1 Amy wants the rest of the page, so I must stop.
2 They all drank it merrily, and began the experiment by lounging for the rest of the day.
3 Before the housewives could rest, several people called, and there was a scramble to get ready to see them.
4 "Don't let us do any lessons, Beth, for a while, but play all the time and rest, as the girls mean to," proposed Amy.
5 That settled it, and telling him of Meg's mishap, Jo gratefully accepted and rushed up to bring down the rest of the party.
6 But it does seem so nice to have little suppers and bouquets, and go to parties, and drive home, and read and rest, and not work.
7 The morning charities and ceremonies took so much time that the rest of the day was devoted to preparations for the evening festivities.
8 "I feel as if there had been an earthquake," said Jo, as their neighbors went home to breakfast, leaving them to rest and refresh themselves.
9 Poor Hannah was the first to recover, and with unconscious wisdom she set all the rest a good example, for with her, work was panacea for most afflictions.
10 Why, you pile up your hands, choose a number, and draw out in turn, and the person who draws at the number has to answer truly any question put by the rest.
11 And, to the dismay of the rest of the club, Jo threw open the door of the closet, and displayed Laurie sitting on a rag bag, flushed and twinkling with suppressed laughter.
12 With that Jo marched straight away and the rest followed, a bright little band of sisters, all looking their best in summer suits, with happy faces under the jaunty hatbrims.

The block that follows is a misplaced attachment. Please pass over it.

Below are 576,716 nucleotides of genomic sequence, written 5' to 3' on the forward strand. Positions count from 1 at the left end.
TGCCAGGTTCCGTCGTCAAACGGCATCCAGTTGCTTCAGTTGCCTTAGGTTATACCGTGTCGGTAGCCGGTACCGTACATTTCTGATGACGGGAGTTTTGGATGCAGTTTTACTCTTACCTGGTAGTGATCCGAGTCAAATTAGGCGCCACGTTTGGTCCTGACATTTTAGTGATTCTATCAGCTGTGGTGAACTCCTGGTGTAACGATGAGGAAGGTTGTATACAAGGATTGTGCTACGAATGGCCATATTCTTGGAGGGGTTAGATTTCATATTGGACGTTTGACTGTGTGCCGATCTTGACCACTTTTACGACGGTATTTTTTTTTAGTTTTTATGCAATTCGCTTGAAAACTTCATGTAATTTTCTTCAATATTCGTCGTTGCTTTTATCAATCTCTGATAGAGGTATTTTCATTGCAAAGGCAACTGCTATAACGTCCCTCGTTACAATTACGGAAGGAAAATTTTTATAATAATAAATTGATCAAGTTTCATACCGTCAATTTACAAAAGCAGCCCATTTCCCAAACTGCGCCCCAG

13 Amy hastily shook out half a dozen and laid the rest down before Mr. Davis, feeling that any man possessing a human heart would relent when that delicious perfume met his nose.
14 He was called before the curtain, and with great propriety appeared, leading Hagar, whose singing was considered more wonderful than all the rest of the performance put together.
15 Her friends repeated the pleasing phrase enthusiastically, and for several minutes she stood, like a jackdaw in the fable, enjoying her borrowed plumes, while the rest chattered like a party of magpies.
16 Somehow the kind act finished her despondency, and when all the rest went to show themselves to Mrs. Moffat, she saw a happy, bright-eyed face in the mirror, as she laid her ferns against her rippling hair and fastened the roses in the dress that didn't strike her as so very shabby now.
17 Several young gentlemen, who had only stared at her at the other party, now not only stared, but asked to be introduced, and said all manner of foolish but agreeable things to her, and several old ladies, who sat on the sofas, and criticized the rest of the party, inquired who she was with an air of interest.
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